I’m surprised the film wasn’t released, as far as I can tell it was restricted to festival screenings, in the UK as the Mad Men-setting could have offered a cultural handhold for those reluctant to try out difference. Then again, UK’s insularity seems to be peaking (I won’t mention Brexit); one block of flats in Norwich had messages posted on doors demanding only English be spoken. Typically, there was a grammatical error in the message emphasising the poor education of the idiot who seems to think Britain is, and was, a great country.

The Swallows of Kabul (Les hirondelles de Kaboul, France-Luxembourg-Switzerland, 2018)

Patriarchy conflicted and repressive

I’m unfamiliar with the novel, written by Yasmina Khadra (a pseudonyn for a male army officer who was in the Algerian military when the book was published), but the animated rendition is a powerful indictment of repression against women. Strikingly, it also shows the damage done to men by the violent patriarchy enacted by the Taliban in Afghanistan at the turn of the century. While the film, unlike the book I understand, gives us little of the backstories of the protagonists (the feminist Zunaira who refuses to wear a burkha and so can’t go out was a magistrate for example) the effect is to give it a mythological quality. This is enhanced by the beautiful watercolour animation and, particularly, the fleeting appearance of the swallows of the title; they, unlike women in Kabul, can go where they like.

The narrative, realised by directors Zabou Breitman and Eléa Gobbé-Mévellec, concerns two couples: Zunaira and her disillusioned husband (who to his horror finds himself taking part in a stoning of a prostitute), Atiq, and jailer, Mohsen, whose wife, Mussarat, is terminally ill. The couples’ paths cross, eventually, with the early part of the film outlining the quotidian existence of the oppressed in Kabul. The nihililsm of the fundamentalist strictures against music and dance are soul destroying examples of the joylessness of life under autocratic rule where the personal no longer matters unless you are a member of the elite (who are men and shown enjoying prostitutes). The Taliban were an invention of the CIA who were used (no doubt willingly) to fight back against the Soviet occupiers of Afghanistan during the 1980s; the blowback from which has, of course, been spectacular.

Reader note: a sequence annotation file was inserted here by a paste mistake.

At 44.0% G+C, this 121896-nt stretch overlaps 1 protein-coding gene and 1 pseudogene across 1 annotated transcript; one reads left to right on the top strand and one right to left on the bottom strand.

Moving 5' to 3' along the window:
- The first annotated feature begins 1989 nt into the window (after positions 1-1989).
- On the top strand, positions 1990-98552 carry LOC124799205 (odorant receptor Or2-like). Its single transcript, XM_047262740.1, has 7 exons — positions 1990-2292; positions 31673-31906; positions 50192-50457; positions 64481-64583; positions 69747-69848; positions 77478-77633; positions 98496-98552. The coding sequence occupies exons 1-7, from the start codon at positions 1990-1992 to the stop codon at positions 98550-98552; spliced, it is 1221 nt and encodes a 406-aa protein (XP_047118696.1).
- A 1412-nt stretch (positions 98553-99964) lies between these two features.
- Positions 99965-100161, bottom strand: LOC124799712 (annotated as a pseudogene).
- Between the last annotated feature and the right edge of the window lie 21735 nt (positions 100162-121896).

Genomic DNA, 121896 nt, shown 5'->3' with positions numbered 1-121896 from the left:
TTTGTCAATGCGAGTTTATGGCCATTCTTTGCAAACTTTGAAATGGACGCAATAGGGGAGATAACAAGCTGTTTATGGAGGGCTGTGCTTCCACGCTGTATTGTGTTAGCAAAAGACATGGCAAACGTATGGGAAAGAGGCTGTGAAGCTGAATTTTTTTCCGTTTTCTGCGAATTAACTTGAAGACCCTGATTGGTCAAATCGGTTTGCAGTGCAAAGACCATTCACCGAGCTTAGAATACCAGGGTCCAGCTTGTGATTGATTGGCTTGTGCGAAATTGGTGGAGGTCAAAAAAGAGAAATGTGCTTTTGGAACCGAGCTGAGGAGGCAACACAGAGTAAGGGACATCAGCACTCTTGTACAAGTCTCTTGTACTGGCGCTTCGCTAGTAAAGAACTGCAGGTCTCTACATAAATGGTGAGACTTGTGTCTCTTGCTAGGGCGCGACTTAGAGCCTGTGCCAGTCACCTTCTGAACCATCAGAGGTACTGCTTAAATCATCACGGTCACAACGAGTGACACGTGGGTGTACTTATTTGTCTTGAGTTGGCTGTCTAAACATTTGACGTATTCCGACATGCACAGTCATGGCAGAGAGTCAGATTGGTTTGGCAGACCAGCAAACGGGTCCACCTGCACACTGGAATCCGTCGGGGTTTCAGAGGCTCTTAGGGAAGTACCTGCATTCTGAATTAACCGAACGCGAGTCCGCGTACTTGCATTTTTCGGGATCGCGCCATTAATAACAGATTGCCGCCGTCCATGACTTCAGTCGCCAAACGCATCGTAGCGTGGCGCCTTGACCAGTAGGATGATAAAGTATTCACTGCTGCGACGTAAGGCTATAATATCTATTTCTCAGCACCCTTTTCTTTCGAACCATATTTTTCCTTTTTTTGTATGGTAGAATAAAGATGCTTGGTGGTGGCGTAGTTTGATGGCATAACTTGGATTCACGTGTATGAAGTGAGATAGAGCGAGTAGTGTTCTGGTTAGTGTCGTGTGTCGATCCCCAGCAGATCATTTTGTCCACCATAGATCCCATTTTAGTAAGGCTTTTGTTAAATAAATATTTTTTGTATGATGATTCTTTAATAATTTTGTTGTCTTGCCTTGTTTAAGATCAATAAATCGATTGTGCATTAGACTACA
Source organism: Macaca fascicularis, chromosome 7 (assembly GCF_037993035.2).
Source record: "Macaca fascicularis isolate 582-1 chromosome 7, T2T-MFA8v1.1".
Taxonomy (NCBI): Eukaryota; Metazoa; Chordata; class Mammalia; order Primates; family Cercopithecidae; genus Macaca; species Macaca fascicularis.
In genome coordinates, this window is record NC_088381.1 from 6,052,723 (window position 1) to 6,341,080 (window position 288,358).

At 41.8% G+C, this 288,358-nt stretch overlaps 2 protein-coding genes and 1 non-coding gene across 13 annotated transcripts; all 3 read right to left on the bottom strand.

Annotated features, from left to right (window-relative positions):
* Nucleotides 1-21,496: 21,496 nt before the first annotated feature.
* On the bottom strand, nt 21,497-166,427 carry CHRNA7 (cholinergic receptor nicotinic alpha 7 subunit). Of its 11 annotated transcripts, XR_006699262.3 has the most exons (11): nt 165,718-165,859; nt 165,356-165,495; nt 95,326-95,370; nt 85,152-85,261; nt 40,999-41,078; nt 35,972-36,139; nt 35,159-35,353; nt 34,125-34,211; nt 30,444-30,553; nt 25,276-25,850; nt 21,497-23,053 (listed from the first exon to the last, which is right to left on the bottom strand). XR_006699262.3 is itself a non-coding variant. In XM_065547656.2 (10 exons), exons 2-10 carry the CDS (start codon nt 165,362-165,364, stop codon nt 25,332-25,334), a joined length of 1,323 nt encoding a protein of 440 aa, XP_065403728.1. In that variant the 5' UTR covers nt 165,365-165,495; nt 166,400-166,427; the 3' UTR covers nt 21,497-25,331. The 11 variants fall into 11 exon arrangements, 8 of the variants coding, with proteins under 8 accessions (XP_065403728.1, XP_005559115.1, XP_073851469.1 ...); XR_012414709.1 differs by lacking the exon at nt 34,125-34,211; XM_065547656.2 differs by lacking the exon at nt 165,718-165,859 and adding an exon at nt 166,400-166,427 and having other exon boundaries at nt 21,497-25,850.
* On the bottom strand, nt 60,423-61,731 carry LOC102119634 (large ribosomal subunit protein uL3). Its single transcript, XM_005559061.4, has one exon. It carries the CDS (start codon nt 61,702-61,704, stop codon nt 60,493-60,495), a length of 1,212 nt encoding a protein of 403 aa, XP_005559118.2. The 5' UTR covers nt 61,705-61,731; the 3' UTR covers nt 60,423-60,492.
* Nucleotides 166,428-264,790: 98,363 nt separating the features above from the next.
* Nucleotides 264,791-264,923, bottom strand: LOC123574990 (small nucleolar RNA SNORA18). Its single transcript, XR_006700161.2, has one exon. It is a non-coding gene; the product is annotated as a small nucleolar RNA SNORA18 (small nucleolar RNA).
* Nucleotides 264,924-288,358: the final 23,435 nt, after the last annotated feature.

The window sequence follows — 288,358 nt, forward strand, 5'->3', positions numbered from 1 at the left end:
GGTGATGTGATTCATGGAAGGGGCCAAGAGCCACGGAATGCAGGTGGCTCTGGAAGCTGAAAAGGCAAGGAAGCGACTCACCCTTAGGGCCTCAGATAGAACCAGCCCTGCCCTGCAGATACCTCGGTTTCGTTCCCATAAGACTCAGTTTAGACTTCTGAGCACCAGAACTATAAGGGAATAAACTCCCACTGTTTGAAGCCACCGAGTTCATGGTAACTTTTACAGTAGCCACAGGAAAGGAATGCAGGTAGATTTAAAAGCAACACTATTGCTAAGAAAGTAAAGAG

I’m trying to imagine how the film would be different if it were ‘live action’. Maybe it’s my association with animation as being for children (which tends to be the case in the west) gives it connotations of ‘fairy tale’. This is striking as the Kabul of the film is hell on earth and so the disjuncture between the expectation of animation presenting a world that is, in the end, reassuring, and the reality of the setting works to show how evil the repression of the Taliban is. That said, I’ve no doubt the film would work equally well with actors. Apparently the film was first shot with their cast and the filmed scenes formed the basis of the animation.

Of course animation isn’t ‘just’ for children; Grave of the Fireflies,Takahata Isao’s devastating portrait of post-war Tokyo, springs to mind. As for another film that deals with the same issues as The Swallows of KabulOsama (Afghanistan-Ireland-Japan-Iran-Netherlands, 2003), written and directed by Saddiq Barmak, is even more devastating.

Savage (Les fauves, France, 2018)

Savage? Really?